Two Fed officials depart amid scrutiny over investment trades

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FILE PHOTO: The Federal Reserve Bank of Boston’s President and CEO Eric S. Rosengren speaks during the “Hyman P. Minsky Conference on the State of the U.S. and World Economies”, in New York, April 17, 2013. REUTERS/Keith Bedford

September 27, 2021

By Jonnelle Marte, Ann Saphir and Howard Schneider

WASHINGTON (Reuters) – Two Federal Reserve officials that came under scrutiny for investment trades they made last year announced their retirements on Monday.

Dallas Fed Bank President Robert Kaplan said on Monday afternoon that he will retire on Oct. 8, citing the “distraction” of the controversy that circled his investment decisions.

The announcement came after Boston Fed President Eric Rosengren announced earlier in the day that he will retire on Thursday, Sept. 30, citing a long-term health condition.

The two Fed officials faced public scrutiny for investment trades made last year that raised questions about the effectiveness of Fed ethics rules.

Both faced calls for their resignations because of actions undertaken at a time when millions of Americans lost their jobs and the Fed was taking historic steps to bolster financial markets and the economy.

Kaplan made multiple million dollar trades in individual stocks in 2020 and Rosengren invested in real estate investment trusts, according to recent financial disclosures.

The financial disclosures did not look strikingly different from prior years, and both officials said their investment trades were cleared by ethics officers. But the actions were viewed as problematic for a year in which the Fed also took unprecedented actions to stabilize financial markets and the economy in the wake of the rapidly-unfolding pandemic.

When asked if he trusted the two regional Fed bank presidents to do their jobs, Fed Chair Jerome Powell, who has launched a broad review of Fed rules, said last week that “in terms of having confidence and that sort of thing, I think, no one is happy.”

‘DISTRACTION’

While Rosengren would have had to retire next June in any event because he would have reached the Fed’s mandatory retirement age of 65, Kaplan still had several years before he would have aged out of the job.

In a statement that did not mention the investment controversy, Rosengren revealed that he qualified for the kidney transplant list in June of 2020 and wanted to make “lifestyle changes” to protect his health.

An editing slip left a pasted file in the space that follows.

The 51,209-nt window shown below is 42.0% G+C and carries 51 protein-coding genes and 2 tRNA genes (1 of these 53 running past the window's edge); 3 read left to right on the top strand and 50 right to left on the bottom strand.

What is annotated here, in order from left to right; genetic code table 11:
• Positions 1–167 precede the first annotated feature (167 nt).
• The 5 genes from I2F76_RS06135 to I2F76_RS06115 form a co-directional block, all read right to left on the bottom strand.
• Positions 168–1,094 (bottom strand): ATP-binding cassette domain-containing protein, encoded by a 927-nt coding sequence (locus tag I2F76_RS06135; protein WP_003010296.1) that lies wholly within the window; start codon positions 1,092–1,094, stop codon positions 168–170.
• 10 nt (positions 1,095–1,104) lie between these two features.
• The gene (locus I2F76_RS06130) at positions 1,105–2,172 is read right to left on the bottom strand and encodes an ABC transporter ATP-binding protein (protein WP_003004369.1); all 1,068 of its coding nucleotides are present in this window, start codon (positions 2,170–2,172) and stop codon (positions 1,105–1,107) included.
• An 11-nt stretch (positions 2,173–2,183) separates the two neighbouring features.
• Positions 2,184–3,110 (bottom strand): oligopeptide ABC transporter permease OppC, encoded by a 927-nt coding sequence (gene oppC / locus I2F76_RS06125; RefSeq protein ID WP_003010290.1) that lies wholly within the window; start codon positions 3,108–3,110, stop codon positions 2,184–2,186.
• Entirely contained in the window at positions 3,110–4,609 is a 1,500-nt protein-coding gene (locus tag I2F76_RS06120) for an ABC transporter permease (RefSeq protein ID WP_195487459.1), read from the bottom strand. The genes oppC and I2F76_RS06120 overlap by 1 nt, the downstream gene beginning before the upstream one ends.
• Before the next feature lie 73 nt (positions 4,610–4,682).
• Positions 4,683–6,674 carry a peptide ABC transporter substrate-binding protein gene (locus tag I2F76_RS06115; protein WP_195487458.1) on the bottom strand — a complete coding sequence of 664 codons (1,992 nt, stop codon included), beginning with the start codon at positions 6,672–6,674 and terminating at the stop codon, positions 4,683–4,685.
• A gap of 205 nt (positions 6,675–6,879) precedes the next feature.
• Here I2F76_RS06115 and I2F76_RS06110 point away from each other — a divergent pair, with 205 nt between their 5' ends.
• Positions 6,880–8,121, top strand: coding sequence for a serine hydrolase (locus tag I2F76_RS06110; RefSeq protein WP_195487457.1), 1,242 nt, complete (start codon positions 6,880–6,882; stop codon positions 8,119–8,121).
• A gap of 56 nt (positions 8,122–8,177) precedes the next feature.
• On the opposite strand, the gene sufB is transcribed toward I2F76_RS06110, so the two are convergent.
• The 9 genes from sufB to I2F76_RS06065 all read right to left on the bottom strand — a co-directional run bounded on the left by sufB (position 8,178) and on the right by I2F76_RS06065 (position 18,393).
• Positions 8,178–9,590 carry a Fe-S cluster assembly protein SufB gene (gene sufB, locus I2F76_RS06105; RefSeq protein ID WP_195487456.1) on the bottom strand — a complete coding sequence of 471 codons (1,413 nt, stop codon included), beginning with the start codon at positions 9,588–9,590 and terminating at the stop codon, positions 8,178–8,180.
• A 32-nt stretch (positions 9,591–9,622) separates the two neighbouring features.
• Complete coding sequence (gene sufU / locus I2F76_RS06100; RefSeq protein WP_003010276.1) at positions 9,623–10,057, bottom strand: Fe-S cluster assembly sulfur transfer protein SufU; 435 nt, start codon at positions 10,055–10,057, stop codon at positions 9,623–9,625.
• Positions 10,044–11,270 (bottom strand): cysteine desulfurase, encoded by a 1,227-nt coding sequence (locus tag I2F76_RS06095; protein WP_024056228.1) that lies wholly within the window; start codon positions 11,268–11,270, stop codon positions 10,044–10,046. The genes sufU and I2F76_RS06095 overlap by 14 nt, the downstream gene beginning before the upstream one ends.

Kaplan said in a statement that the questions over his investments had become a “distraction” for the central bank.

“The Federal Reserve is approaching a critical point in our economic recovery as it deliberates the future path of monetary policy,” Kaplan said. “Unfortunately, the recent focus on my financial disclosure risks becoming a distraction to the Federal Reserve’s execution of that vital work.”

The last such high-profile departure from the Fed was in 2017, when then-Richmond Fed president Jeffrey Lacker resigned while acknowledging he had, five years earlier, been the source of information used in a report by Medley Advisors that included at that point unreleased information.

Lacker took explicit blame, saying his “conduct was inconsistent with…confidentiality policies.” Neither Rosengren or Kaplan have acknowledged any breach of the Fed ethics rules that require them to abide by certain trading practices and avoid even the appearance of a conflict of interest.

The back-to-back resignations leave a suddenly wider opening for a potential overhaul of Fed leadership.

U.S. President Joe Biden is assessing whether to reappoint Fed Chair Jerome Powell and is poised to nominate as many as three others to the seven-member Washington-based Board of Governors, a group long criticized for mostly being comprised of white men.

The departure of the two Fed bank presidents could allow for a more diverse group of regional bank presidents, who are chosen by local boards of directors with the approval of the Fed governors. Currently seven of 12 bank presidents are white men, three are white women, and two are non-white men.

(Reporting by Howard Schneider, Ann Saphir, Jonnelle Marte and Lindsay Dunsmuir; Editing by Raissa Kasolowsky, Andrea Ricci and Aurora Ellis)





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